Tucker writes with an engagingly optimistic style- he doesn't burden the reader with scholastic or philosophical minutiae, he doesn't berate persons or organizations that seem to stand in opposition to his contentions, and he articulates his concerns with both charity and clarity. The chapters are brief, sequentially keeping the reader on point and interested in moving forward.
Having read much of Tucker's writings in various forums and blogs (from which he's culled and amplified many chapters' contents) I found many new items of interest that I'd not known of before. So, for liturgy-geeks like myself, I will circulate my copy and others that I've purchased for my pastor and other musicians in my parish in the hopes that a new and much more cogent dialogue will emerge about why Catholics can sing, and should "Sing Like a Catholic."
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4 of 7 people found the following review helpful By DeepReader on March 15, 2010
I'm reading this book online using Scribd (can I say that here?). I find that it is poorly edited as another reviewer mentioned. (On page 101, we read 'pre-Tent' for, presumably, 'Pre-Trent'; on page 103, we read first 'tetragrammaton' followed very soon after by 'tragrammaton.' On the same page we read a sentence that says, in full: 'It begins by explaining THAT the importance and integrity of translations.' Clearly a sentence that was revised but not checked carefully to make sure it still makes sense. Looks like the copyeditor was getting sleepy around this point.)

I checked Amazon.com to read the reviews and find out if this is just a collection of essays, thrown together, because that's how it reads. One review calls it an 'argument,' but I'm not finding a logical case being built up here. For example, there's a chapter that calls itself a 'Letter to Praise and Worship Musicians.' And it's just that - suddenly the audience becomes quite specific, right down to age and taste in music. It's not the same audience as in the previous chapter, and I wonder why it wasn't revised so that it fit into the style of the rest of the book, which seems to be addressing a more general audience. Some chapters don't seem to have a close connection with the chapters that come before, or they seem to repeat. There's a chapter on what's wrong with 'Gathering Hymns,' and then a chapter that says we should do away with hymns altogether (so why wasn't this one, well-argued chapter about getting rid of hymns?).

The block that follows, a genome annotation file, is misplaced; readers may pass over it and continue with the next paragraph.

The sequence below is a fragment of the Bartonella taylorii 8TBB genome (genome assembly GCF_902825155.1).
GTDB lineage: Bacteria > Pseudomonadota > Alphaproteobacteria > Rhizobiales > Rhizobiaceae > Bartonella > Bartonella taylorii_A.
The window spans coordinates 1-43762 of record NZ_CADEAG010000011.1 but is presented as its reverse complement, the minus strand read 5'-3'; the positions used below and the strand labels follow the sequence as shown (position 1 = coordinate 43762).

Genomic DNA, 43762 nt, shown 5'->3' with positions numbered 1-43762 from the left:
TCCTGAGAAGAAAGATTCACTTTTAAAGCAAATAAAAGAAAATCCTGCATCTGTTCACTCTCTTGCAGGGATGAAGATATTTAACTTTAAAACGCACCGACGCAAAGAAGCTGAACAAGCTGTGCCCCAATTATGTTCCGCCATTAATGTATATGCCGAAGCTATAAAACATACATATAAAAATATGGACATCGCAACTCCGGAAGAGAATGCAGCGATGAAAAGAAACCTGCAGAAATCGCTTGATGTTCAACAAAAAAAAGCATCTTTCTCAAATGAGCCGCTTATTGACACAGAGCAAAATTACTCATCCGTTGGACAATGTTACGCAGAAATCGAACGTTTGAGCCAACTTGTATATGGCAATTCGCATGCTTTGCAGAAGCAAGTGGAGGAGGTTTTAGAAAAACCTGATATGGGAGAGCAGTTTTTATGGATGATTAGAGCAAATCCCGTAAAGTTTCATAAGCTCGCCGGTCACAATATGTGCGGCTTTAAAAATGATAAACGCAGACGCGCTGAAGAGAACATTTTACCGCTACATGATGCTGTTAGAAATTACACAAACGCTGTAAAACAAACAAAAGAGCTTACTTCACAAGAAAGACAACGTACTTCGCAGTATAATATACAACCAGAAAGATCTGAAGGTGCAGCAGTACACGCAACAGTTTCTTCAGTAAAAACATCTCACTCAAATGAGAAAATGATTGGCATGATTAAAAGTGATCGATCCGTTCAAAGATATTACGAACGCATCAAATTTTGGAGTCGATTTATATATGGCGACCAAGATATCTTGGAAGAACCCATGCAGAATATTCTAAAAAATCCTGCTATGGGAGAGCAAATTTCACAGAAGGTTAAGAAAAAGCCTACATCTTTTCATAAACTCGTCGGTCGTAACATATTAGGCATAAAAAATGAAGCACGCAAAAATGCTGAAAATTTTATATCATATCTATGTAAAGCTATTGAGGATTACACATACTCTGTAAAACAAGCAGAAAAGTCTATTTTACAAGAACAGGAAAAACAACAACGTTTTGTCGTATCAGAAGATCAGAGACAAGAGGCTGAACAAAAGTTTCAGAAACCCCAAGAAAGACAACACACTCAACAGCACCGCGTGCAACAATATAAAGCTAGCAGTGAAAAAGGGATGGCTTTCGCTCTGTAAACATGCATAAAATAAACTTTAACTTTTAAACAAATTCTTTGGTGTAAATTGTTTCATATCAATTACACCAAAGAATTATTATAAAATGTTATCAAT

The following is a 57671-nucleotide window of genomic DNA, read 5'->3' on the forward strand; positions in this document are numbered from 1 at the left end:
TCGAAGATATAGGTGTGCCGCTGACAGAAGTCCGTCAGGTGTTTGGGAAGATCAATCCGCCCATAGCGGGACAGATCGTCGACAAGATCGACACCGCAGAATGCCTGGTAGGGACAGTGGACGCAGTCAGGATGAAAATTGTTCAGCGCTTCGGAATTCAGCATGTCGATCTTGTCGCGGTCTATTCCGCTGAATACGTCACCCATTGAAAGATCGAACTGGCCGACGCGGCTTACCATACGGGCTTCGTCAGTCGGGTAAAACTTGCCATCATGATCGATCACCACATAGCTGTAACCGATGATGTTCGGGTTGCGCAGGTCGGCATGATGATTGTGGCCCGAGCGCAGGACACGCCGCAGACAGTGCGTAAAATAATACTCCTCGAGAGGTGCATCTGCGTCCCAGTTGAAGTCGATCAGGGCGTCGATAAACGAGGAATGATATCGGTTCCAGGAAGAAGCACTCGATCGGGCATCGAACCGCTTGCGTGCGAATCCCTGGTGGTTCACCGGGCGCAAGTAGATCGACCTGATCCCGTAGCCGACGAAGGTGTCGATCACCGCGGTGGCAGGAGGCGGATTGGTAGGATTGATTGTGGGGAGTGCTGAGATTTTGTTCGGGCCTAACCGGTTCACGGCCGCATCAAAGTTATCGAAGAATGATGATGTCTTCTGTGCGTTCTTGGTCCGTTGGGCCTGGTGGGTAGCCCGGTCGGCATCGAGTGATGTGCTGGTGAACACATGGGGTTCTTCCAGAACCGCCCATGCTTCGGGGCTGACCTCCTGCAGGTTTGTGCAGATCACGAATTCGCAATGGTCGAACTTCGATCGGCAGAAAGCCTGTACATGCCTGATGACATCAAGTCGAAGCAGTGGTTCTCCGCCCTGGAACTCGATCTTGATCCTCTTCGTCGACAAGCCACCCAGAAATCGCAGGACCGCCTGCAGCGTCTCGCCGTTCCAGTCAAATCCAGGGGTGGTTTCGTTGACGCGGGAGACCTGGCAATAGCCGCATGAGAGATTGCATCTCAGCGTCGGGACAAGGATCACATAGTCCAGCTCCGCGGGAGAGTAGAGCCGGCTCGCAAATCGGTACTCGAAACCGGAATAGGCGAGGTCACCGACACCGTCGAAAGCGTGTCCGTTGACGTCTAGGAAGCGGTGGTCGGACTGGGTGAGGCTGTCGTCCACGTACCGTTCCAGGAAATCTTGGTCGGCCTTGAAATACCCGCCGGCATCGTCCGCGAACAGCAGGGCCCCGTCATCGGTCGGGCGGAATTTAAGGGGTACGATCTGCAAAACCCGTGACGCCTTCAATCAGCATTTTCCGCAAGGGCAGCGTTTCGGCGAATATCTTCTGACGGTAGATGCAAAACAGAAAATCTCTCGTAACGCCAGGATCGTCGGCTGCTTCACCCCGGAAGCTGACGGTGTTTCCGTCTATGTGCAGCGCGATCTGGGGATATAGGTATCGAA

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0 of 1 people found the following review helpful By Arlene H. Woods on April 11, 2009
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"Sing Like a Catholic" is informative in regard to outlining how the liturgical music of the Catholic Church has changed based on societal and religious demands. The book is written in an understandable manner and is enjoyable to read. This book is a good reference for anyone who is interested in understanding the type of music that has been used throughout Church history. The book delineates Church music and who contributed to the extensive collection of music that is drawn upon today and what might be used in the future.